A work in progress

A work in progress

From:  
From being an inside left to making a substitute appearance on the right, Matthew Taylor talks about how he came to conduct the review into modern working practices

Being asked to head the review into modern employment was the “equivalent in public policy terms to being asked to play for England,” says Matthew Taylor, whose two sons went to America on soccer scholarships - with one now playing at a professional level in the MLS (Major League Soccer).

From working as an adviser for Tony Blair’s Labour government to producing a report for the current Tory government, Taylor has been a significant figure in British politics for a long time. But it is only in the past year, that he hastruly stepped into the spotlight.

The 56-year-old chief executive of RSA (Royal Society for the encouragement of Arts, Manufactures and Commerce) explains that he has always cared about employment and the issue of “quality of work”, so when the opportunity to lead a review arose, he snapped it up.

“To provide independent advice to the government and to have a public role, knowing that the government is going to respond to what you say – that’s an incredibly exciting opportunity,” he says.

“It’s not so much about the political leadership as it is about the task. When I worked for Tony Blair, I was an insider, I was there to advise him and to work for him. Nobody knew who I was, I didn’t speak to the press and I didn’t have a public profile. 

“The role I had with Theresa May was to review meant that I was on the road, doing events, talking to the press… I had become a public figure.” 

Taylor admits that although he had been in talks with Downing Street about conducting a review – partly because the RSA had done some work on self-employment, gig work and the future of work – he was rather sceptical about it actually being done.

“I suspected that it would never happen,” says the father of three, “my experience of the government is that people are always posting ideas but very few of them actually end up happening. But then I got a phone call to say it was going ahead and that was it.”

When asked if he had any preconceived notions about the world of work that have changed following his research, Taylor claims there were none.

In fact, he confidently says that “there were no huge surprises”.

“There wasn’t some bit of truth or a bit of reality that I was completely unaware of, that I suddenly had to confront. Nor was there one really big idea which I had never thought of.”

The former Institute for Public Policy Research (IPPR) director goes on to explain his initial process going into the review and his anxieties about it one month in.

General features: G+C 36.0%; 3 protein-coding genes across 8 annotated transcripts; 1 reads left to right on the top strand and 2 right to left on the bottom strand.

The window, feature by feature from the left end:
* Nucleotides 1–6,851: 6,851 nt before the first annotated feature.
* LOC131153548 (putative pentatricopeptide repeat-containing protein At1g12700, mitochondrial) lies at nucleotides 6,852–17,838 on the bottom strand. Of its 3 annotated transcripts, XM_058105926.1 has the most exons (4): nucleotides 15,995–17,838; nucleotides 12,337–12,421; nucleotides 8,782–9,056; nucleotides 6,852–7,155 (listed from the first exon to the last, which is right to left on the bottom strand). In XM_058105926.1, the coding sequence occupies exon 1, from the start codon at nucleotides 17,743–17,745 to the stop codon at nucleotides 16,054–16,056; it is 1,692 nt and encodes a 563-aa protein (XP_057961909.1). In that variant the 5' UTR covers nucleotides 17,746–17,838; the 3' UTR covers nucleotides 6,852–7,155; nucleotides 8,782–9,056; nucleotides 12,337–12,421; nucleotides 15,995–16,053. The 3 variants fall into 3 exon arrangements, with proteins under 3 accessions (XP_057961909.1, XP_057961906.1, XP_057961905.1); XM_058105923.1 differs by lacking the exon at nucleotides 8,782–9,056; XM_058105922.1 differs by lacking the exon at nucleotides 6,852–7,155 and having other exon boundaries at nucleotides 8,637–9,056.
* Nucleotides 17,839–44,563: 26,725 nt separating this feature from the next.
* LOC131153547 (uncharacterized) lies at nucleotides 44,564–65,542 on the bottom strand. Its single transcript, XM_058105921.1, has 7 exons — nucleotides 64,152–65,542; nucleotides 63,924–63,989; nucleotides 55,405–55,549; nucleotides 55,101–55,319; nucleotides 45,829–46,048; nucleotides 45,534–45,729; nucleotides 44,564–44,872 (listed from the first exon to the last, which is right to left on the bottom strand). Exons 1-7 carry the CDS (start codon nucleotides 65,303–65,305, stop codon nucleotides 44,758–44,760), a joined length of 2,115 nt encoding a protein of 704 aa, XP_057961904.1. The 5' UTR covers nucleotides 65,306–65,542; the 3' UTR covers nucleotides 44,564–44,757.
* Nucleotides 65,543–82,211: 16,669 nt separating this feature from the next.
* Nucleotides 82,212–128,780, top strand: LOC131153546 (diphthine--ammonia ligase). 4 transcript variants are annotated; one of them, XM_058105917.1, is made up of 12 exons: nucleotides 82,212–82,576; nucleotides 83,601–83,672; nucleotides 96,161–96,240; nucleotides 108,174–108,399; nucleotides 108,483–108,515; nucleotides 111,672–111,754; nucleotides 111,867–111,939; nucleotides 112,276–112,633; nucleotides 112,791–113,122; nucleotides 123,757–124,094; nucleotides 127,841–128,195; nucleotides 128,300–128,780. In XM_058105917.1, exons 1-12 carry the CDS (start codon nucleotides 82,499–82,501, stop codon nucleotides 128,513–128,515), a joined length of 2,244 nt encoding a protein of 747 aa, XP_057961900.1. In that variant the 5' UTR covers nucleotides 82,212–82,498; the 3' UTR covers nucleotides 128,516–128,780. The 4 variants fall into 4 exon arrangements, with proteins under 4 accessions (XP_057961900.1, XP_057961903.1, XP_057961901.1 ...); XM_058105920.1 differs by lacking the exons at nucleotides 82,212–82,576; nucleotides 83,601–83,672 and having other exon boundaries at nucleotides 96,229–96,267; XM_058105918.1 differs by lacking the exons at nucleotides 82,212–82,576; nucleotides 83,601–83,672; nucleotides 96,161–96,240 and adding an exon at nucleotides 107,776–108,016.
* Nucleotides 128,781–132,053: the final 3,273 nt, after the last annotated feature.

“I felt that untangling this, setting up an approach and developing policy ideas was going to be very, very difficult given that it is such a complex set of issues.

“I realised that this is not just about gig work, agency work or work in general. Once I’d got a handle on that, we were able to identify three broad areas to look at.”

The three key areas he set out to address in his review included:

  • Exploitation – who is being exploited; why they are being exploited; what can be done about it?
  • Why is the system so confusing and complex and what can be done about it?
  • How can we address the underlying incentives that are driving what goes on in the labour market? 

According to Taylor, policy making is like being a “painter or a poet”.

“You go into something with a set of skills and you look, and you search for inspiration to solve a particular problem and try to fine tune the product – that product is the policy recommendation.” 

Whether or not you agree with his analogy, Taylor certainly looked to address the issues he had identified – but was he successful? 


Matthew Taylor with Theresa May at the launch of the review

The review, published in July, called for “seven steps towards fair and decent work”. These recommendations included making the “taxation of labour more consistent across employment forms”; introducing a new dependent contractor status; and calling for the government to “explore ways to improve pension provision amongst the self-employed”.

IPSE welcomed the review from the outset and backs many of the recommendations. However, it has questioned the new dependent contractor status, which is based primarily on control, adding that it could lead to greater confusion rather than simplifying the system.

IPSE has long called for the government to bring in a statutory definition of self-employment based on a set of principles, which include day-today control of tasks, mutuality of obligation and the ability to substitute, to address this confusion.

In response to this, Taylor labelled IPSE’s matrix “very interesting” and explains that his recommendation for a new dependent contractor status is “not new”, but falls within the worker category.

“It felt to me in the end, the common sense idea of what it means to be self-employed is that you exercise a high level of control over the work that you do; so I wanted to put more emphasis on control and supervision.

“This is, by the way, what HMRC use as their primary criteria for determining someone’s status.

“I suggest that over time we move to aligning HMRC categories and employment categories.” This is one of IPSE’s long-standing recommendations.

He went on to add: “I also wanted to address a particular problem, which some delivery companies are known to do. They use substitution as a kind of get out of jail card on workers’ rights and I don’t think they should do this.

“The fact that you can get someone else to do your job for you, doesn’t change the nature of the relationship. The capacity for substitution might distinguish someone from a worker and an employee, but it shouldn’t be something that distinguishes a worker from a self-employed person.”